My best guess: While not every midseason call-up lives up to the hype right away, a good enough percentage of them do that this approach has some merit. The good news is that with the exception of Myers, who seems to be the safest bet to arrive sooner than later, none of these three should cost you more than a late-round pick, which is a small price to pay to beat the rush to the waiver wire. Just understand that if you draft and stash more than one, you'll be severely limiting your roster flexibility at the time of year when you need it most.

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Is second base as bad as it looks?

Quick, who's the 17th-best second baseman in Fantasy? You might as well piggyback storyline No. 2 and say Jurickson Profar because anyone else you'd choose for that spot is uninspiring at best. OK, so not everyone agrees about when exactly the drop-off occurs, but it does occur before the end of a standard Rotisserie draft. And the front end of the position isn't much better. With mainstays like Dustin Pedroia, Ian Kinsler, Chase Utley and Dan Uggla either slowing down or breaking down and newcomers like Jason Kipnis, Jose Atluve and Danny Espinosa each having their own drawbacks, a few under-the-radar types would need to bail out the position to keep it from being Fantasy's worst this year.

My best guess: Fat chance of that. True, Jedd Gyorko or Kolten Wong may provide some relief midseason, but neither has first-tier potential. Gordon Beckham looks like a lost cause, as do Brian Roberts and Kelly Johnson, for varying reasons. Maybe Jemile Weeks or whoever else claims the job in Oakland (Grant Green? Scott Sizemore?) makes some sort of contribution, but again, none of these players has the upside to revitalize the position. Considering how few Fantasy owners figure to be satisfied with their second basemen, punting is probably the preferred solution to reaching at the position.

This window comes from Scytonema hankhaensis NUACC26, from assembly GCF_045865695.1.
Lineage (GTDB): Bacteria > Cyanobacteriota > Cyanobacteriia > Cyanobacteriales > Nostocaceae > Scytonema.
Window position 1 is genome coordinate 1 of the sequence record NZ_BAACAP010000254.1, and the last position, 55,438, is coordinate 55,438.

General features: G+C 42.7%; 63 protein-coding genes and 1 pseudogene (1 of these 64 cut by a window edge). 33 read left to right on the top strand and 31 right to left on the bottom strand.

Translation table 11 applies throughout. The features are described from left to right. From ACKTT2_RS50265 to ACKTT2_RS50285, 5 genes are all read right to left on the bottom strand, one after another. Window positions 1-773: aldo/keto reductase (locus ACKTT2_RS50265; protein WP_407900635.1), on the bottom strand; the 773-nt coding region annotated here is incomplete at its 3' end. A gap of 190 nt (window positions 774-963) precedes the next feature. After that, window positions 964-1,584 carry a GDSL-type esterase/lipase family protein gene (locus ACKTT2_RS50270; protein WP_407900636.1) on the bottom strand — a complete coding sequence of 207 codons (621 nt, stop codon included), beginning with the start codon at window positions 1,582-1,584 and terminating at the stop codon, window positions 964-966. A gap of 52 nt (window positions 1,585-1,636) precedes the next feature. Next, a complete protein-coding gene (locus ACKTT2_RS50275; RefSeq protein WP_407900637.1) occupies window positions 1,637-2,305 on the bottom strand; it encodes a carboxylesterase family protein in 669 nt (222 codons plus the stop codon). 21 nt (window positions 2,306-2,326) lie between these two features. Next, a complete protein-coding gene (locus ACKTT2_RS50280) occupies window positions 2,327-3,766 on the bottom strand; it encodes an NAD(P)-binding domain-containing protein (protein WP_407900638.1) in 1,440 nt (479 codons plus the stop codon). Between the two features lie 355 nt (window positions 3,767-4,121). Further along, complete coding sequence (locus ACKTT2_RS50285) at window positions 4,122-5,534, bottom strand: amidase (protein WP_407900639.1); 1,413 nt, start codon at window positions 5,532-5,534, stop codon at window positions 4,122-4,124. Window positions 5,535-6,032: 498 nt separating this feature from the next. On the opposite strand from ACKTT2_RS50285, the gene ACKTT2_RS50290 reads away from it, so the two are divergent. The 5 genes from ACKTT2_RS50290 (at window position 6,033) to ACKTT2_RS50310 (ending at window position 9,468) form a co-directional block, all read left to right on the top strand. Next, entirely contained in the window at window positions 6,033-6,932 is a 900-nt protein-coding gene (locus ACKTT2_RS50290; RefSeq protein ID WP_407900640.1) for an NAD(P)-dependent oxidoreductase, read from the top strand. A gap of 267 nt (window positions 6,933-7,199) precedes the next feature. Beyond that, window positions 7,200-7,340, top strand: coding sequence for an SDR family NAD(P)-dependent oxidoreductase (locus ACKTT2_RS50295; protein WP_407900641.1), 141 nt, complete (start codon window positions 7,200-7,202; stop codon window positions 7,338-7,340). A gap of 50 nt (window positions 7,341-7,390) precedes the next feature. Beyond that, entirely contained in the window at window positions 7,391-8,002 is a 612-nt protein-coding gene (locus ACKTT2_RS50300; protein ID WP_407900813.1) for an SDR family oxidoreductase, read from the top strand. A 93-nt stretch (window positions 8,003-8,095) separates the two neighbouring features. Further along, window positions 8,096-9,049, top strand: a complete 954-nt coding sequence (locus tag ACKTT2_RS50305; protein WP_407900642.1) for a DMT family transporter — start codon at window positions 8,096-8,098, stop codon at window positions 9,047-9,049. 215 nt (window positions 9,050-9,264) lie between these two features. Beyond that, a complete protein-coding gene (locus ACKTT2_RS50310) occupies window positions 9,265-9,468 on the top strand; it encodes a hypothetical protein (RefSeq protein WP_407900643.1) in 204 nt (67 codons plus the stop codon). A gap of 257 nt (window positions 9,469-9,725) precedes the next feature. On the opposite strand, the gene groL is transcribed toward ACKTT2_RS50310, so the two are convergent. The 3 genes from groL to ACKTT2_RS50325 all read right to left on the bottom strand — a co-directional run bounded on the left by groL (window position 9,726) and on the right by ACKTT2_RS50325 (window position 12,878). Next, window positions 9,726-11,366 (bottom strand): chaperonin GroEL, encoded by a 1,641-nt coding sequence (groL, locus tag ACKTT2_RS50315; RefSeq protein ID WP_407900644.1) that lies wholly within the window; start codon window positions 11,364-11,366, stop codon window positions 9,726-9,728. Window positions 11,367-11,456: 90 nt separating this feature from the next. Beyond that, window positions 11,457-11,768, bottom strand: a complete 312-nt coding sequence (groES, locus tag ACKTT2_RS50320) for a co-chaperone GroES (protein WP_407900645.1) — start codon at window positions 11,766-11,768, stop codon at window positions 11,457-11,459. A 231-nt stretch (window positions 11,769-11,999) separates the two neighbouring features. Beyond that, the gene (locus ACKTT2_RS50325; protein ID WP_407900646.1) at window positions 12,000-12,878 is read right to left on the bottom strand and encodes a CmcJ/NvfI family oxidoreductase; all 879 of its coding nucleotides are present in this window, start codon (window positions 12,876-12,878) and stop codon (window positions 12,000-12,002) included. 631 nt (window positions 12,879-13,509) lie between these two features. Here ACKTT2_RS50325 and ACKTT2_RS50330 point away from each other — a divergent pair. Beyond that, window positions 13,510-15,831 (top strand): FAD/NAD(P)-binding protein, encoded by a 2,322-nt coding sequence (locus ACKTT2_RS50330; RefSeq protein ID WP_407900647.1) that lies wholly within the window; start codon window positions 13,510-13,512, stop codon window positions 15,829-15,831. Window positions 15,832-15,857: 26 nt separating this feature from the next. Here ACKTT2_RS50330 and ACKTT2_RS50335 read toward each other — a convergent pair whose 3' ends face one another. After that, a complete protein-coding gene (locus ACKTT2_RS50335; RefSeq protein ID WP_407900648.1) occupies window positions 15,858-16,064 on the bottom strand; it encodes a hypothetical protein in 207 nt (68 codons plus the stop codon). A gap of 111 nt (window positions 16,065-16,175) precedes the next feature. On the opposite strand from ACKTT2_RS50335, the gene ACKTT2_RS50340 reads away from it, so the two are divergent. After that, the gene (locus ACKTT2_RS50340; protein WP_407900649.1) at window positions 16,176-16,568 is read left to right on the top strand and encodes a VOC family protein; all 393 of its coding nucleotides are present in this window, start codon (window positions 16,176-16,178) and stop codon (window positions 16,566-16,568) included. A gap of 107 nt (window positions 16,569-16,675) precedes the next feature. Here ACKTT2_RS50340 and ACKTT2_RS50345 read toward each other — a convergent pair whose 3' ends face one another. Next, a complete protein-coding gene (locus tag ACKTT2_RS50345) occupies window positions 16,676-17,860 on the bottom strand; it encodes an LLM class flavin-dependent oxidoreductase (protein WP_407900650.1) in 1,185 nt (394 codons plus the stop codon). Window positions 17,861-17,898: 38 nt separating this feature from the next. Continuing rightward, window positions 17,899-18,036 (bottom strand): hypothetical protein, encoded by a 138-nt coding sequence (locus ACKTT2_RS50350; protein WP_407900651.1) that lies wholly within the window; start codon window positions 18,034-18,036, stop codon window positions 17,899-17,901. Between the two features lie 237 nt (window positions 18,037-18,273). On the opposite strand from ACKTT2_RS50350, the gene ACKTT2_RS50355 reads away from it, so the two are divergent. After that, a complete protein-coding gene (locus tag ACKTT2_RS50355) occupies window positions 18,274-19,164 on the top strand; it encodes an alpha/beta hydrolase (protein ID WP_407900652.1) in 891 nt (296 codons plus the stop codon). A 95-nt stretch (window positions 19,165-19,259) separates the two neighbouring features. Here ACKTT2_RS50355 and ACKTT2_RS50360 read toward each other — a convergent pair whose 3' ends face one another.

How much of a difference will the new dimensions at Safeco Field and PETCO Park make?

Well, we know how much of a difference the old dimensions made. Safeco Field reduced perennial MVP candidate Adrian Beltre to a puddle of mediocrity right in the thick of his prime, and to this point, no left-handed hitter other than Adrian Gonzalez has mastered PETCO Park. But on paper, the changes don't look like much -- about four feet around most of Safeco, with a 17-foot shift in left-center, and about 10 feet in left- and right-center at PETCO -- and it's not like the Mets' decision to move in the fences at Citi Field last year created an abundance of home run hitters.

My best guess: OK, but the Mets didn't have as many up-and-comers with dramatic home-away splits either. Jesus Montero hit .227 with a .605 OPS at home last year compared to .295 and .768 on the road. Kyle Seager's OPS split was .835-.632. For his career, Chase Headley has a .695 OPS at PETCO compared to .836 everywhere else. Yeah, it'll make a difference. The Mariners and Padres made these changes with the intention of generating more offense. They wouldn't have invested the time and money only to shortchange it. Reducing a park's most troublesome gaps by 10-15 feet is a big enough deal that the players who stand to benefit, which include those mentioned as well as Dustin Ackley and Yonder Alonso, should get a slight boost on Draft Day.